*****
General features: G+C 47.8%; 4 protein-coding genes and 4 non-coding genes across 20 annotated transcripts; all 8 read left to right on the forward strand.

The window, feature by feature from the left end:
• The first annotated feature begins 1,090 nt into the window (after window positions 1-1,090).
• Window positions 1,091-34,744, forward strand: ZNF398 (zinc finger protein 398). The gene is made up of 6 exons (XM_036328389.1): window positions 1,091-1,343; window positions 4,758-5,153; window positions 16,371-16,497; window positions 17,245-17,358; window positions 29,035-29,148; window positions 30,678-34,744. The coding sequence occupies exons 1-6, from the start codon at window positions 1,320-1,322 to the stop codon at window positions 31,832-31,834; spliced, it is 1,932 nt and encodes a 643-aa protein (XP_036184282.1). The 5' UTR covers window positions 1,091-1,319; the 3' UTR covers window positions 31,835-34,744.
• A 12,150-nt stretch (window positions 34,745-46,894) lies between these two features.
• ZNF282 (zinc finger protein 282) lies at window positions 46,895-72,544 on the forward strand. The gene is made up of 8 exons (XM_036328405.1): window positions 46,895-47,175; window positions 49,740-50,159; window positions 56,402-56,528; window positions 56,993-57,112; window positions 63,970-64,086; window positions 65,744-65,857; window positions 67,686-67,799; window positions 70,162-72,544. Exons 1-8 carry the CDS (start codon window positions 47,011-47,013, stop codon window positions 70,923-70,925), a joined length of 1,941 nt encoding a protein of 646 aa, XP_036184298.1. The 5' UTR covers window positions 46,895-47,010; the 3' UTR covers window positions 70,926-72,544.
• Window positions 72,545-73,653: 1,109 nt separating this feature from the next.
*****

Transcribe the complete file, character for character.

General features: G+C 47.8%; 4 protein-coding genes and 4 non-coding genes across 20 annotated transcripts; all 8 read left to right on the forward strand.

The window, feature by feature from the left end:
• The first annotated feature begins 1,090 nt into the window (after window positions 1-1,090).
• Window positions 1,091-34,744, forward strand: ZNF398 (zinc finger protein 398). The gene is made up of 6 exons (XM_036328389.1): window positions 1,091-1,343; window positions 4,758-5,153; window positions 16,371-16,497; window positions 17,245-17,358; window positions 29,035-29,148; window positions 30,678-34,744. The coding sequence occupies exons 1-6, from the start codon at window positions 1,320-1,322 to the stop codon at window positions 31,832-31,834; spliced, it is 1,932 nt and encodes a 643-aa protein (XP_036184282.1). The 5' UTR covers window positions 1,091-1,319; the 3' UTR covers window positions 31,835-34,744.
• A 12,150-nt stretch (window positions 34,745-46,894) lies between these two features.
• ZNF282 (zinc finger protein 282) lies at window positions 46,895-72,544 on the forward strand. The gene is made up of 8 exons (XM_036328405.1): window positions 46,895-47,175; window positions 49,740-50,159; window positions 56,402-56,528; window positions 56,993-57,112; window positions 63,970-64,086; window positions 65,744-65,857; window positions 67,686-67,799; window positions 70,162-72,544. Exons 1-8 carry the CDS (start codon window positions 47,011-47,013, stop codon window positions 70,923-70,925), a joined length of 1,941 nt encoding a protein of 646 aa, XP_036184298.1. The 5' UTR covers window positions 46,895-47,010; the 3' UTR covers window positions 70,926-72,544.
• Window positions 72,545-73,653: 1,109 nt separating this feature from the next.